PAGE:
Power Through Those USMLE Step 2 & 3 Questions in a Flash – Part One

So you’ve got Step 1 under your belt and you should be feeling pretty good about yourself. However, now that you’re preparing to take Step 2 (or 3), you may be wondering how Step 2 and 3 questions differ from Step 1, and whether you’ll need to change your approach. Not to worry! In this post, I’ll cover the techniques I teach my students for tackling question stems.

Studying for the USMLE with Friends is Not Evil!

It was January of MS2 year, and here after Christmas break, excitement for Step 1 was starting up. Within a few weeks, our administration laid out a calendar, involving one-on-one meetings with faculty to discuss our Step 1 study plans. They wanted us to have calendars built with our daily study plan for every day of our 6 week study period. While this seemed intense at the time, in retrospect, it was a necessity. After our last class in April, it was time for everyone to part ways with one another, and work through their calendars day-by-day. It was time to become very well acquainted with our new best friends, First Aid and UWorld.

4 Fool-Proof Ways to Incorporate Accountability into your USMLE Studying

I know this is a medical school blog, but I think it’s about time we talk fitness. No, I’m not about to start telling you how to get into shape. Let’s be honest, I’m still working on that myself. In fact, in recent weeks, I have found it harder and harder to accomplish my fitness goals and it got me thinking. Preparing to ace the USMLE is a lot like trying to get into shape. Both have a relatively straightforward “formula” for success. Most people know what they “have to do” for both of them, and both can be very frustrating, emotional, and full of setbacks. Let's talk about them and then go over 4 foolproof ways to hold yourself accountable while studying.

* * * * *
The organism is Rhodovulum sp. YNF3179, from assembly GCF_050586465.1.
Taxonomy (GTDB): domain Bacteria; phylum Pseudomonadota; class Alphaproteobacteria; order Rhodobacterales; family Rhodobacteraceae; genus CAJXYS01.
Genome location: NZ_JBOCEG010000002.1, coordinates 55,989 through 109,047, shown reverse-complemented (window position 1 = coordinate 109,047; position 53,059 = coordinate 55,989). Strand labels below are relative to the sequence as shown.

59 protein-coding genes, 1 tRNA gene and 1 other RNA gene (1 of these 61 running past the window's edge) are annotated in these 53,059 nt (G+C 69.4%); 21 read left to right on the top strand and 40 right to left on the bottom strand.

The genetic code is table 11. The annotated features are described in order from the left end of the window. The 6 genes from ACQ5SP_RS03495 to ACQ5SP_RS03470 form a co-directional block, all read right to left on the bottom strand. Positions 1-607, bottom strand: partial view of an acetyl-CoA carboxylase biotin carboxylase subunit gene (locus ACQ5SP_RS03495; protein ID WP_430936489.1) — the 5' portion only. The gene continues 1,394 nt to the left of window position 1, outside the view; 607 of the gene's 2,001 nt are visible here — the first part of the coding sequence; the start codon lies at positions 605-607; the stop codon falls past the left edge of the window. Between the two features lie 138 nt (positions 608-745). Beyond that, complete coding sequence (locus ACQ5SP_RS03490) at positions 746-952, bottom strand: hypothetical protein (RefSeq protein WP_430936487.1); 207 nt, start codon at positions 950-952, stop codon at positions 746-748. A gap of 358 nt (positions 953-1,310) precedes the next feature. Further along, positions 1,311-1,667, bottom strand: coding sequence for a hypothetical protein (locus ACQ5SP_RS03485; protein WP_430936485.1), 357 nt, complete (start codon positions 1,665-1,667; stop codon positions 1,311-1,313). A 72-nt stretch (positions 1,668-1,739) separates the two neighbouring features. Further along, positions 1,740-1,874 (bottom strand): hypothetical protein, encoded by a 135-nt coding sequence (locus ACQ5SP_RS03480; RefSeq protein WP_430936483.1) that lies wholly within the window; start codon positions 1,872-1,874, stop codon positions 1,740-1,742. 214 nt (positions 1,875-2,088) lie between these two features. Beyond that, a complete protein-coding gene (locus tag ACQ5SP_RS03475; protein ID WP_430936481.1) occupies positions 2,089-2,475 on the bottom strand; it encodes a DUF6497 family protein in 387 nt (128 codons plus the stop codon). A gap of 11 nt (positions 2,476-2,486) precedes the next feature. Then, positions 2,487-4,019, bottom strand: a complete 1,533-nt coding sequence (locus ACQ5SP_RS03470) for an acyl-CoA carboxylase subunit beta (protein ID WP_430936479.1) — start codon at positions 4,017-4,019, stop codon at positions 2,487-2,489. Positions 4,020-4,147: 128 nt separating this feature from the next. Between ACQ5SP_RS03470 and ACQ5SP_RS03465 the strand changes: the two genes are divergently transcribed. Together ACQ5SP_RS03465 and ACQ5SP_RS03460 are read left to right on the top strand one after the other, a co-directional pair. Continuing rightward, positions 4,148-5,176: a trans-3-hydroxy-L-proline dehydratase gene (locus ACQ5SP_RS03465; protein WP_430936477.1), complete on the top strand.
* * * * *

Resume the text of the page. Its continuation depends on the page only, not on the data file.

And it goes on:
How USMLE Tutoring Works

Whether you’re struggling with your exams or looking for a competitive edge, it’s no secret that a 1-to-1 tutor can be an incredible asset to your studies. But if you’ve never worked with one before, it’s often daunting to dive in without any idea of what you would be doing or what your relationship would be like.

So what can you expect from meeting with a step 1 tutor? How does USMLE tutoring work?

Should I Move My USMLE Test Date Up?

How many of you clicked on this post just because you thought this sounded like a crazy idea?  A test as important as the USMLE — and here comes someone talking about taking it sooner than you had scheduled it? He must be insane.

Yet, while this is nowhere near as common of a dilemma as pushing your test date back, I have worked with many students who have encountered this conundrum. Moreover, I can confidently say that in certain situations, moving your test date up can lead to a higher score on the USMLE. So how do you know if this is the right decision for you?